We also noticed that a lot of shops had permanently closed in the Honolulu airport. The duty-free shops were not even open in the middle of the day. And once in Waikiki, we found several restaurants we had planned to return to were either temporarily or permanently closed. Restaurants also had more distance between tables. These two things meant the restaurants that were open, were busy. But again, crowds started to thin out after New Year’s.

Although COVID has clearly reduced tourist traffic, it has not created a negative, angst-ridden atmosphere for those who do visit. Too bad I can’t say the same about returning home to Canada.

Hawaii has had very strict COVID protocols since the beginning of the pandemic, and people do not seem to have a problem with them. Everyone wore masks when and where required, and everyone complied with showing proof of vaccination. One of the reasons we felt comfortable traveling to Hawaii was because they have not sent mixed messages to their residents and have demanded tourists adhere to all measures they put in place. Although COVID has clearly reduced tourist traffic, it has not created a negative, angst-ridden atmosphere for those who do visit. Too bad I can’t say the same about returning home to Canada.

As mentioned, we bought self-testing kits that we brought with us to Hawaii. We were required to log into the provider’s platform 72 hours before our flight to book our video testing. These appointments were booked online and the system was glitchy. My husband bought both the tests under his name. When I went to set up my appointment, as soon as I entered the test ID code, it linked it to my husband’s account and booked my appointment under his name. Additionally, there was no way to test the video and audio links in advance. When our appointment time came, it took 40 minutes to get both audio and video to work. There was no specific problem we could determine because we didn’t do anything to make it work. After several attempts logging on and off, it finally worked. But then it was discovered that I didn’t have an appointment, my husband had two. They had to cancel one of his and schedule me. But they had the same problem with their system that I had. It kept linking my account to my husband’s. This took another 30 minutes to fix. More than an hour after our scheduled appointment we could finally take our test.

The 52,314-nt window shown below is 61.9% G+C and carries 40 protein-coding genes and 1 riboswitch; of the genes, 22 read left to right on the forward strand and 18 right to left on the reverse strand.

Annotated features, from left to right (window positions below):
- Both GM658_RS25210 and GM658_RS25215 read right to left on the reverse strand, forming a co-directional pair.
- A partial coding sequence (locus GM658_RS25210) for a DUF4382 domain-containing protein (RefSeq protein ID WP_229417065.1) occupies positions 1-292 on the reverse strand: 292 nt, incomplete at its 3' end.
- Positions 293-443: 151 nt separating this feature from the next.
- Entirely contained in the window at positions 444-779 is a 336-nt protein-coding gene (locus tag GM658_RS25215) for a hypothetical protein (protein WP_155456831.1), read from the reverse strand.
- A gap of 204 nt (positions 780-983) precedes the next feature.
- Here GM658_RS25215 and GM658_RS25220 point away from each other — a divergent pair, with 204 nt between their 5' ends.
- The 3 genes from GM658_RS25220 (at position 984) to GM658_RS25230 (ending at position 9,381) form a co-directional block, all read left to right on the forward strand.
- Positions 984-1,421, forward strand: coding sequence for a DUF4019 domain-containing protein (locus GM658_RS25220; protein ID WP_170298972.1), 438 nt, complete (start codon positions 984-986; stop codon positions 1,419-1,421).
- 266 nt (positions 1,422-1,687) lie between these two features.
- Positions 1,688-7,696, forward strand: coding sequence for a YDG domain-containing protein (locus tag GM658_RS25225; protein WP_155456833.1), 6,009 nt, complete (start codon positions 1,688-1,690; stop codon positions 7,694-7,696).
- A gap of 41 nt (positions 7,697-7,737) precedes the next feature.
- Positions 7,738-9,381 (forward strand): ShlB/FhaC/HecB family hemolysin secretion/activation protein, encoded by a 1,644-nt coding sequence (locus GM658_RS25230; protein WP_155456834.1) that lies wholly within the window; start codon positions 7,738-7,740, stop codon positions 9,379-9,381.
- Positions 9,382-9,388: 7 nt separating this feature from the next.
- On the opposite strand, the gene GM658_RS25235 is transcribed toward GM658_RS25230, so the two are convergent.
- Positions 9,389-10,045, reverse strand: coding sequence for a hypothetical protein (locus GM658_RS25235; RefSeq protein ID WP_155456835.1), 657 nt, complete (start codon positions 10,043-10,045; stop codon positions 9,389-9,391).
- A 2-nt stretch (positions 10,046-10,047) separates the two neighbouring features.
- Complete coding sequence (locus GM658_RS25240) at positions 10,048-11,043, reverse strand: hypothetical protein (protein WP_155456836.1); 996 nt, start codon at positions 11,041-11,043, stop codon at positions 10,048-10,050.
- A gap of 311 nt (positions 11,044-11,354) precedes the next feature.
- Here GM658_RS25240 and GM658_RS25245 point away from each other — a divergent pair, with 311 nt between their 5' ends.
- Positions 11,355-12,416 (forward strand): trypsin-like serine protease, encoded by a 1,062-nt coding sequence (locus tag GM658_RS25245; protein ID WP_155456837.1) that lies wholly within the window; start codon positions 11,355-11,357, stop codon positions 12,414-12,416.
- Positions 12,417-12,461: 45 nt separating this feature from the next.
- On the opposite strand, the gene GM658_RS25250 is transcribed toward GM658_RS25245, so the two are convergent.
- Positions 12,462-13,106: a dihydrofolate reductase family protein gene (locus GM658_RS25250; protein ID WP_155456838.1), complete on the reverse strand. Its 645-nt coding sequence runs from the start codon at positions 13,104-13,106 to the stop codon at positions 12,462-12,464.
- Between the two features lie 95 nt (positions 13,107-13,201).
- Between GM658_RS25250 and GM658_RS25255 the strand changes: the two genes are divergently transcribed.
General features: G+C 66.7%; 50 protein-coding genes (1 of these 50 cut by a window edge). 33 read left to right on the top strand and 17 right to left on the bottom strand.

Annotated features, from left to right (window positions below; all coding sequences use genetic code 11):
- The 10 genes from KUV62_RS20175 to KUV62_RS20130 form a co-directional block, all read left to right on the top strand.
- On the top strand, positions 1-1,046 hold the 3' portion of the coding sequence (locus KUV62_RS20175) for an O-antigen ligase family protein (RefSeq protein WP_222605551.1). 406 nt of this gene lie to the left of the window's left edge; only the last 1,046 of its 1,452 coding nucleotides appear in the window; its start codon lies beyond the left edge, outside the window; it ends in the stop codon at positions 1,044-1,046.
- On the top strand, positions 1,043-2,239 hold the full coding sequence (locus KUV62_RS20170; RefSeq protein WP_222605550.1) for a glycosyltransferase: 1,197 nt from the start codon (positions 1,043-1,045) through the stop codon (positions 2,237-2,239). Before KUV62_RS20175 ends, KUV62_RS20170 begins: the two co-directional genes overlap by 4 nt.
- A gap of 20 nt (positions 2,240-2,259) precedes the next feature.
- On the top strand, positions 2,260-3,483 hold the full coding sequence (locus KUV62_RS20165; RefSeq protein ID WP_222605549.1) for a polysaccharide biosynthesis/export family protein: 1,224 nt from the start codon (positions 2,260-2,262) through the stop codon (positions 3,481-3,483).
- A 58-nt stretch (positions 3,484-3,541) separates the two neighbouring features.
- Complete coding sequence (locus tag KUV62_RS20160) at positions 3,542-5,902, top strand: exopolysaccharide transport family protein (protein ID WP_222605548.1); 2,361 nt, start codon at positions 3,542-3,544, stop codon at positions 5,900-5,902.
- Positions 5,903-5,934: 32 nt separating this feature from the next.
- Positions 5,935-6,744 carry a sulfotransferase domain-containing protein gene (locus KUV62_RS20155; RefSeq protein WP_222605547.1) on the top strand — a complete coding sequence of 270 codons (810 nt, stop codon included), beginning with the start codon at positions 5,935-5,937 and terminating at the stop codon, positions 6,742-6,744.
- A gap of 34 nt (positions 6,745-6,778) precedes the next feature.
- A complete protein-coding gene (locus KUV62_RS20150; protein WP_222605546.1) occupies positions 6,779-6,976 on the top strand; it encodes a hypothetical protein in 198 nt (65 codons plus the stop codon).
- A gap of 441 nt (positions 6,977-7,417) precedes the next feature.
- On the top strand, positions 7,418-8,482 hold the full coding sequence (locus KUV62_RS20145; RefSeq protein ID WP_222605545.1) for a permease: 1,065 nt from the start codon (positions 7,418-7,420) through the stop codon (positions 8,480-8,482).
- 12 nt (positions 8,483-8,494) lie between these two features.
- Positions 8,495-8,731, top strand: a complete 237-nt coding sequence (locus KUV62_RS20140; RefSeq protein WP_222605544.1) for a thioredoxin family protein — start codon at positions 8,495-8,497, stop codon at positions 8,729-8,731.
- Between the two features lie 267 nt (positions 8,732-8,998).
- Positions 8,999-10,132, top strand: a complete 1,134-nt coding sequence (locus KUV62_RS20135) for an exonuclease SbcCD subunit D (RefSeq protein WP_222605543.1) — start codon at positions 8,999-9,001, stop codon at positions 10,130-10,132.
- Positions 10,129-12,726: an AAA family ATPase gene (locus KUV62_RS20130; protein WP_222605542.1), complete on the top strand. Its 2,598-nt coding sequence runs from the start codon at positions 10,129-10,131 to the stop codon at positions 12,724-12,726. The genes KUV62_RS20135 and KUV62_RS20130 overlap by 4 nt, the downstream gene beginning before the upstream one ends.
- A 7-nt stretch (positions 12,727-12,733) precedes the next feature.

Now the waiting began again. The agent told us that it would take 30 minutes for results to show if the test was negative, and up to two hours if it was positive. So, we gnawed our fingernails and stared at the testing units like two expectant parents staring at a pregnancy test all the while discussing how much it would cost us to be quarantined in Hawaii. (Calculation: A LOT!!!) Within in 20-minutes the light for negative lit up on my test, but again my husband’s took longer. It is amazing how long five minutes can seem when waiting for news like that, but five minutes on the beach is gone in flash! Eventually, his light also flashed negative, and we knew we were good to fly home. The agency called back and we showed proof of results to them via video. Once they received that proof a certificate was uploaded to our travel account. One more document to show at the airport!